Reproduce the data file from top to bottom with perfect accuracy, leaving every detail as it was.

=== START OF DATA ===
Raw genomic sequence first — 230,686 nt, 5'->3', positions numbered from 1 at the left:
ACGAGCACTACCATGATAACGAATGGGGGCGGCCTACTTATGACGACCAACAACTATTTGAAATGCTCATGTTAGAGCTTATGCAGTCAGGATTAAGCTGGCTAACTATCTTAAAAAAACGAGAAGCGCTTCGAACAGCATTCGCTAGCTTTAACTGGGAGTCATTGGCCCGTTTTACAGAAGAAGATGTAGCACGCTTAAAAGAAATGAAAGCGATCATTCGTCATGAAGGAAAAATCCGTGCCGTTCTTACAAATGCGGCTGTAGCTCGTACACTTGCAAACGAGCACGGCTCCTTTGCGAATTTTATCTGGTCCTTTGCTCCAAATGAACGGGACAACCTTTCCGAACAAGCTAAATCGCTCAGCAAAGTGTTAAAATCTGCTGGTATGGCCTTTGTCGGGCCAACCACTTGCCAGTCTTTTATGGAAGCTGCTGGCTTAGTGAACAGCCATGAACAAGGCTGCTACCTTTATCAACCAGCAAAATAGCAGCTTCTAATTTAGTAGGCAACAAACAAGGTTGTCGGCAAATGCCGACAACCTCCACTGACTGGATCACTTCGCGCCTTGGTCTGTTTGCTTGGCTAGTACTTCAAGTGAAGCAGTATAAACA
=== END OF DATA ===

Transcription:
Raw genomic sequence first — 230,686 nt, 5'->3', positions numbered from 1 at the left:
ACGAGCACTACCATGATAACGAATGGGGGCGGCCTACTTATGACGACCAACAACTATTTGAAATGCTCATGTTAGAGCTTATGCAGTCAGGATTAAGCTGGCTAACTATCTTAAAAAAACGAGAAGCGCTTCGAACAGCATTCGCTAGCTTTAACTGGGAGTCATTGGCCCGTTTTACAGAAGAAGATGTAGCACGCTTAAAAGAAATGAAAGCGATCATTCGTCATGAAGGAAAAATCCGTGCCGTTCTTACAAATGCGGCTGTAGCTCGTACACTTGCAAACGAGCACGGCTCCTTTGCGAATTTTATCTGGTCCTTTGCTCCAAATGAACGGGACAACCTTTCCGAACAAGCTAAATCGCTCAGCAAAGTGTTAAAATCTGCTGGTATGGCCTTTGTCGGGCCAACCACTTGCCAGTCTTTTATGGAAGCTGCTGGCTTAGTGAACAGCCATGAACAAGGCTGCTACCTTTATCAACCAGCAAAATAGCAGCTTCTAATTTAGTAGGCAACAAACAAGGTTGTCGGCAAATGCCGACAACCTCCACTGACTGGATCACTTCGCGCCTTGGTCTGTTTGCTTGGCTAGTACTTCAAGTGAAGCAGTATAAACA